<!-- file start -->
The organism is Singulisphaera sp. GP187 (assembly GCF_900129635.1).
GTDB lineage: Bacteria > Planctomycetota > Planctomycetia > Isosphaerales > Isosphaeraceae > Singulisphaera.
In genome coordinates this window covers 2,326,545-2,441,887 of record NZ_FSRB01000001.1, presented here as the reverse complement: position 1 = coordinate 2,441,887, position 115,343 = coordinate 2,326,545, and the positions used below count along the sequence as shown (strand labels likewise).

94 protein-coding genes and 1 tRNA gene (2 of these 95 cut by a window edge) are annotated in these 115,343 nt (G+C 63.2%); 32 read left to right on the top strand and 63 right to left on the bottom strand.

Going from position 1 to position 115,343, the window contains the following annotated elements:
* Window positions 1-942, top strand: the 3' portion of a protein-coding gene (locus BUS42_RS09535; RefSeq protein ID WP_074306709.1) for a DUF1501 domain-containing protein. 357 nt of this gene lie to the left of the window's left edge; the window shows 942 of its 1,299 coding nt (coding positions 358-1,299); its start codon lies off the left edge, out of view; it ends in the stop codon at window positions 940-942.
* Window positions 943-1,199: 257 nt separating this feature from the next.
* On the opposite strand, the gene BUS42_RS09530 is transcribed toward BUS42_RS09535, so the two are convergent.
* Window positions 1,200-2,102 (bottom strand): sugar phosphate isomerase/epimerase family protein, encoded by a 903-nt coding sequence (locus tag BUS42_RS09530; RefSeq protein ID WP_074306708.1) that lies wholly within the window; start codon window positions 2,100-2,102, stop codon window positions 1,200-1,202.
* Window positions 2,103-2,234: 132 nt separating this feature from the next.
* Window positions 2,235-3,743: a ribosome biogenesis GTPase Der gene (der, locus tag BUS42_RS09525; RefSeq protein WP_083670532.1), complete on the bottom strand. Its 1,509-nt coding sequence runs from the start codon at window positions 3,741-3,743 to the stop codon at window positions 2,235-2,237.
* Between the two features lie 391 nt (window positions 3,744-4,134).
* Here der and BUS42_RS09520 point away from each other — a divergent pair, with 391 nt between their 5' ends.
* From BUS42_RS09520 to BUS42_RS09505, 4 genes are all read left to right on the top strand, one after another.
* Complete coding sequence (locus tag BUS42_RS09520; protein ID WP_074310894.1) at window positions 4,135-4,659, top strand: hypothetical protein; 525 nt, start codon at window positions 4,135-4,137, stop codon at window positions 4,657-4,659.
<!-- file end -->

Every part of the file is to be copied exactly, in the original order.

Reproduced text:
The organism is Singulisphaera sp. GP187 (assembly GCF_900129635.1).
GTDB lineage: Bacteria > Planctomycetota > Planctomycetia > Isosphaerales > Isosphaeraceae > Singulisphaera.
In genome coordinates this window covers 2,326,545-2,441,887 of record NZ_FSRB01000001.1, presented here as the reverse complement: position 1 = coordinate 2,441,887, position 115,343 = coordinate 2,326,545, and the positions used below count along the sequence as shown (strand labels likewise).

94 protein-coding genes and 1 tRNA gene (2 of these 95 cut by a window edge) are annotated in these 115,343 nt (G+C 63.2%); 32 read left to right on the top strand and 63 right to left on the bottom strand.

Going from position 1 to position 115,343, the window contains the following annotated elements:
* Window positions 1-942, top strand: the 3' portion of a protein-coding gene (locus BUS42_RS09535; RefSeq protein ID WP_074306709.1) for a DUF1501 domain-containing protein. 357 nt of this gene lie to the left of the window's left edge; the window shows 942 of its 1,299 coding nt (coding positions 358-1,299); its start codon lies off the left edge, out of view; it ends in the stop codon at window positions 940-942.
* Window positions 943-1,199: 257 nt separating this feature from the next.
* On the opposite strand, the gene BUS42_RS09530 is transcribed toward BUS42_RS09535, so the two are convergent.
* Window positions 1,200-2,102 (bottom strand): sugar phosphate isomerase/epimerase family protein, encoded by a 903-nt coding sequence (locus tag BUS42_RS09530; RefSeq protein ID WP_074306708.1) that lies wholly within the window; start codon window positions 2,100-2,102, stop codon window positions 1,200-1,202.
* Window positions 2,103-2,234: 132 nt separating this feature from the next.
* Window positions 2,235-3,743: a ribosome biogenesis GTPase Der gene (der, locus tag BUS42_RS09525; RefSeq protein WP_083670532.1), complete on the bottom strand. Its 1,509-nt coding sequence runs from the start codon at window positions 3,741-3,743 to the stop codon at window positions 2,235-2,237.
* Between the two features lie 391 nt (window positions 3,744-4,134).
* Here der and BUS42_RS09520 point away from each other — a divergent pair, with 391 nt between their 5' ends.
* From BUS42_RS09520 to BUS42_RS09505, 4 genes are all read left to right on the top strand, one after another.
* Complete coding sequence (locus tag BUS42_RS09520; protein ID WP_074310894.1) at window positions 4,135-4,659, top strand: hypothetical protein; 525 nt, start codon at window positions 4,135-4,137, stop codon at window positions 4,657-4,659.